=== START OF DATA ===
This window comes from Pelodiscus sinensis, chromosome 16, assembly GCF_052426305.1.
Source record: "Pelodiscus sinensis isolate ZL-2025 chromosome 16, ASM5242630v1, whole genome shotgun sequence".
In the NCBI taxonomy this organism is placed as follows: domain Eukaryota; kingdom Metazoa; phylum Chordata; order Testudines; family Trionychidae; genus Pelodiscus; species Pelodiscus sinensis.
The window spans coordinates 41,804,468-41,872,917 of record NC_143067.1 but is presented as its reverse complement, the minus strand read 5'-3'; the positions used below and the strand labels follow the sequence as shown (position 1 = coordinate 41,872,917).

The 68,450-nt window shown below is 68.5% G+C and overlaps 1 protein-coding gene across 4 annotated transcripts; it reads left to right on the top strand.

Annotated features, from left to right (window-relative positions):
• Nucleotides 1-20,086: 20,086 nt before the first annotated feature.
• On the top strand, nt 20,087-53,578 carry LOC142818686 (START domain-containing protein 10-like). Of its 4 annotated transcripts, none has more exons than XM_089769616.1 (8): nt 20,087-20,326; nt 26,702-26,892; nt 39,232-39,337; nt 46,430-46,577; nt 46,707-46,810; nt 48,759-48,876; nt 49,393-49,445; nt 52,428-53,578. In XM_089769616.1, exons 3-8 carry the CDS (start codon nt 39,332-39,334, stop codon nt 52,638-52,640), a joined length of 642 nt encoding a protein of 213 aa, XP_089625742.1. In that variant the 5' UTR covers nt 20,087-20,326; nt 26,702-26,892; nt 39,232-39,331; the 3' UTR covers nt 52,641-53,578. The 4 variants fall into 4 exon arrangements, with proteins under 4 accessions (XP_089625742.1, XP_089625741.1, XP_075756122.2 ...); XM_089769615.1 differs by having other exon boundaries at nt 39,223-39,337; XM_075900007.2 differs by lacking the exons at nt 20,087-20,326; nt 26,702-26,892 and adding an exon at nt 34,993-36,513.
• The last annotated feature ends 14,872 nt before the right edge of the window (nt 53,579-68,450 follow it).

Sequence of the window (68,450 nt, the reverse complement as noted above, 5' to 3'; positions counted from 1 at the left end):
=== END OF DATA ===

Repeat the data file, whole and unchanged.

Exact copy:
This window comes from Pelodiscus sinensis, chromosome 16, assembly GCF_052426305.1.
Source record: "Pelodiscus sinensis isolate ZL-2025 chromosome 16, ASM5242630v1, whole genome shotgun sequence".
In the NCBI taxonomy this organism is placed as follows: domain Eukaryota; kingdom Metazoa; phylum Chordata; order Testudines; family Trionychidae; genus Pelodiscus; species Pelodiscus sinensis.
The window spans coordinates 41,804,468-41,872,917 of record NC_143067.1 but is presented as its reverse complement, the minus strand read 5'-3'; the positions used below and the strand labels follow the sequence as shown (position 1 = coordinate 41,872,917).

The 68,450-nt window shown below is 68.5% G+C and overlaps 1 protein-coding gene across 4 annotated transcripts; it reads left to right on the top strand.

Annotated features, from left to right (window-relative positions):
• Nucleotides 1-20,086: 20,086 nt before the first annotated feature.
• On the top strand, nt 20,087-53,578 carry LOC142818686 (START domain-containing protein 10-like). Of its 4 annotated transcripts, none has more exons than XM_089769616.1 (8): nt 20,087-20,326; nt 26,702-26,892; nt 39,232-39,337; nt 46,430-46,577; nt 46,707-46,810; nt 48,759-48,876; nt 49,393-49,445; nt 52,428-53,578. In XM_089769616.1, exons 3-8 carry the CDS (start codon nt 39,332-39,334, stop codon nt 52,638-52,640), a joined length of 642 nt encoding a protein of 213 aa, XP_089625742.1. In that variant the 5' UTR covers nt 20,087-20,326; nt 26,702-26,892; nt 39,232-39,331; the 3' UTR covers nt 52,641-53,578. The 4 variants fall into 4 exon arrangements, with proteins under 4 accessions (XP_089625742.1, XP_089625741.1, XP_075756122.2 ...); XM_089769615.1 differs by having other exon boundaries at nt 39,223-39,337; XM_075900007.2 differs by lacking the exons at nt 20,087-20,326; nt 26,702-26,892 and adding an exon at nt 34,993-36,513.
• The last annotated feature ends 14,872 nt before the right edge of the window (nt 53,579-68,450 follow it).

Sequence of the window (68,450 nt, the reverse complement as noted above, 5' to 3'; positions counted from 1 at the left end):